Support for Social, Emotional, Mental, and Physical Health
Mental Health Resources
Signs that you or a friend may be struggling:
- Unexpected changes in mood, personality, and energy
- Difficulty concentrating or coping
- Social isolation
- Extreme changes in eating and/or sleeping
- Lack of emotion or emotional outbursts
- Unusual behavior or speech
- Feelings of worthlessness or suicidal thoughts
- Extreme anxiety
- Drug and alcohol abuse
*National Suicide Prevention Hotline: 1-800-273-TALK (8255)
*Teen Line: 1-800-TLC-TEEN (852-8336) or text “TEEN” to 839863 (8pm-11:30pm every night)
Amare Outreach is a 501(c)3, student-led, non-profit organization that advocates for survivors of abuse and mental illness. Their mission is carried out in two ways: by providing an online platform for survivors to anonymously share their personal stories - our website; and by traveling to schools, churches and other organizations to host speaking events.
Stress is pressure or tension that a person is experiencing. A certain amount of stress in life is normal and healthy i.e. excitement, hitting a deadline
Constant Stress however, is damaging to your health. Please speak to an adult if you are concerned about your current stress or that of a friend!
Signs of constant stress:
- Easily agitated
- Feeling overwhelmed
- Feeling bad about yourself, lonely, or depressed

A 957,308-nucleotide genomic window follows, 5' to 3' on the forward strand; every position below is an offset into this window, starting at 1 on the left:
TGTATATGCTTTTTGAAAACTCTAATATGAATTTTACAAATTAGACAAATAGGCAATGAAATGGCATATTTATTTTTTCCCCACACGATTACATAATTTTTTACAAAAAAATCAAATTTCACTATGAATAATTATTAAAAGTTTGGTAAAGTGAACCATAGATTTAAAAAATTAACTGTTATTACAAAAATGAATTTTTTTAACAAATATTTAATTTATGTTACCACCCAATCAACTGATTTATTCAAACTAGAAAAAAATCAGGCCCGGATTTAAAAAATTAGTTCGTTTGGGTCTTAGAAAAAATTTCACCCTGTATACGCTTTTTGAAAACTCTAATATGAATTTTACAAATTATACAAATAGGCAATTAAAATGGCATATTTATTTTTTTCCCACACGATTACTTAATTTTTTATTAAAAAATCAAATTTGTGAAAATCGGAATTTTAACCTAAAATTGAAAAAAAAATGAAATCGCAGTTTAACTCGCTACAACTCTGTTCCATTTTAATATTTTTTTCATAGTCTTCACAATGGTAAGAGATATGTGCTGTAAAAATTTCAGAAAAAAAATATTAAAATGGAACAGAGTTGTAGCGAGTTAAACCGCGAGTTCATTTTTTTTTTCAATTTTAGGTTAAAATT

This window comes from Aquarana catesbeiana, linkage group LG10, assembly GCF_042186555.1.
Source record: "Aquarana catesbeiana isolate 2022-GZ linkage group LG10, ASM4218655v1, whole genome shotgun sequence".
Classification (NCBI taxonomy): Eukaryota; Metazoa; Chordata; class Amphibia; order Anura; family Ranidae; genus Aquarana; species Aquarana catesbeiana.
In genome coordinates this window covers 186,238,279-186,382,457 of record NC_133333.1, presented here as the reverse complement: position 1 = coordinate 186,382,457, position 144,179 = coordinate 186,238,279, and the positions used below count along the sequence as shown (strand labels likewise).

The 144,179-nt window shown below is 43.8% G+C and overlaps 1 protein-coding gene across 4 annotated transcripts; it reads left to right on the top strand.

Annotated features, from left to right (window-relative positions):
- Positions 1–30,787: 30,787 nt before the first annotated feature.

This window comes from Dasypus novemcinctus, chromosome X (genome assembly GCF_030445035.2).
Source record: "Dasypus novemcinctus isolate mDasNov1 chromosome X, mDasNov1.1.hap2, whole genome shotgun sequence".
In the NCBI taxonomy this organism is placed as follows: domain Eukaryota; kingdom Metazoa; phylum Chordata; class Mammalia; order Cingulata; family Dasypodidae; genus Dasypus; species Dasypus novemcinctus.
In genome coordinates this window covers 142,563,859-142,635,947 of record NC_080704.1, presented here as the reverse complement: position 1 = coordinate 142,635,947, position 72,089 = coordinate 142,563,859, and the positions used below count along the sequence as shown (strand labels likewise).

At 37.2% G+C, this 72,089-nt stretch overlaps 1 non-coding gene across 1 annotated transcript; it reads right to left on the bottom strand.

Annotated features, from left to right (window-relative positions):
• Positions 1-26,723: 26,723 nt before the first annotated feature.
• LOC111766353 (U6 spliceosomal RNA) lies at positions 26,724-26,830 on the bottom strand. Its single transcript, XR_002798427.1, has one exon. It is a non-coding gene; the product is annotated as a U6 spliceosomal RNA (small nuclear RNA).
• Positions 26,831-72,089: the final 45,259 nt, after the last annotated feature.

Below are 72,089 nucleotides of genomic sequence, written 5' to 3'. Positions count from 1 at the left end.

- Low energy
- Nervousness and shaking
** Please note: Symptoms can vary between people
Stress Management is key to feeling healthy and being productive academically and socially.
Here are some things to consider in order to reduce stress:
- Manage your time
- Connect with others
- Talk about it
- Take a "time out" to find your happy place
- Get Active!
- Take care of yourself: eat right, get some sleep, go out in the sunshine
- Acknowledge when you've hit your limit
Stress Management Cheat Sheet (from the University of Texas Counseling and Mental Health Center)
Tips for Academic Success:
- Attend tutorials: check with your teacher first to see when he or she offers these, then sign up! Teachers usually have tutorials before school or during Pit. Sign up in the PIT portal or email your teacher to let them know you are coming. This not only helps your teacher plan, but also holds you accountable.
- Form a study group: Get a group of friends who are also taking the same course and study together. Sometimes it helps you to understand a concept better when you explain it to someone else. PIT is a great time for this. Simply ask other students in your PIT class as long as it’s ok with your teacher.
- Stay organized: Use a planning device of some sort. It can be a planner that you write it, an app, pictures you take of assignments with your phone, etc. You just need something that will help aid in helping you remember all that goes on in your day so you don’t forget the test or homework assignment that is coming up! Plan ahead so you are not up cramming the night before!
- Speak with your teacher: Your teachers are here to help you. Talk to them if you are concerned about a concept, a test, project, etc.
- Seek out more help if needed: Some subjects are more difficult than others to grasp. Many of your teachers can give you resources to access to aid in your understanding like using the online textbook or teacher website. Leander ISD endorses tutors from More than A Teacher who can personalize a tutoring schedule for you when you are stuck on a certain subject. There are other organizations out there as well that may be worth checking into.
- Get involved: Students who are involved tend to balance their time and find personal confidence and gain peer support in their academics
Study Skill Resources:
A Practical Guide to Study Skills by A. Himsel